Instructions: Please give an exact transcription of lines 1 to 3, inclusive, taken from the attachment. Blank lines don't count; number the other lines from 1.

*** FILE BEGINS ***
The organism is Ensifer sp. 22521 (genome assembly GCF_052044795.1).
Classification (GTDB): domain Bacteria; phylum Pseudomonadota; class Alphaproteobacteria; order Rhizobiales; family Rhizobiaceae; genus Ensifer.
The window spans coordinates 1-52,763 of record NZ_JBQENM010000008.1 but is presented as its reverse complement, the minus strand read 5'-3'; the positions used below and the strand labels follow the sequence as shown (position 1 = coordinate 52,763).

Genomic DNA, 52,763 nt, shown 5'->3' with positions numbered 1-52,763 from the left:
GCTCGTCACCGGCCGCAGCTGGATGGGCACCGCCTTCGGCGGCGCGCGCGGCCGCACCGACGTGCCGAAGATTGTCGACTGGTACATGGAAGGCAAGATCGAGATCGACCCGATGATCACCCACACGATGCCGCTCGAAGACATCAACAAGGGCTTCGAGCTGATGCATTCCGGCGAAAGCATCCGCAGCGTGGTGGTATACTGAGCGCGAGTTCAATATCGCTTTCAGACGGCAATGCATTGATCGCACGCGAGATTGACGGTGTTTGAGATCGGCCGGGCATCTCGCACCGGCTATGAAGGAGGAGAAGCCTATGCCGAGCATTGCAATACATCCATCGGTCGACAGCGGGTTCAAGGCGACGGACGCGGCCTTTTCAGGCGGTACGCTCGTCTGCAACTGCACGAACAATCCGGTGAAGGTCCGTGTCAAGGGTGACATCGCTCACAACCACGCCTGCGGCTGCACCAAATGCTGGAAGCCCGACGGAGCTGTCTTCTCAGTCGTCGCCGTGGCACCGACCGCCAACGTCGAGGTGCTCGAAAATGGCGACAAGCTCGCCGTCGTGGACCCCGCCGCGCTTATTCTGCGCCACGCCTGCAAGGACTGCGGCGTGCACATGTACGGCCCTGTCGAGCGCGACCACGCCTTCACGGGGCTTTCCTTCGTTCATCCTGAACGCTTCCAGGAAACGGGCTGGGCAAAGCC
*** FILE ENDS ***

The organism is Ensifer sp. 22521 (genome assembly GCF_052044795.1).
Classification (GTDB): domain Bacteria; phylum Pseudomonadota; class Alphaproteobacteria; order Rhizobiales; family Rhizobiaceae; genus Ensifer.
The window spans coordinates 1-52,763 of record NZ_JBQENM010000008.1 but is presented as its reverse complement, the minus strand read 5'-3'; the positions used below and the strand labels follow the sequence as shown (position 1 = coordinate 52,763).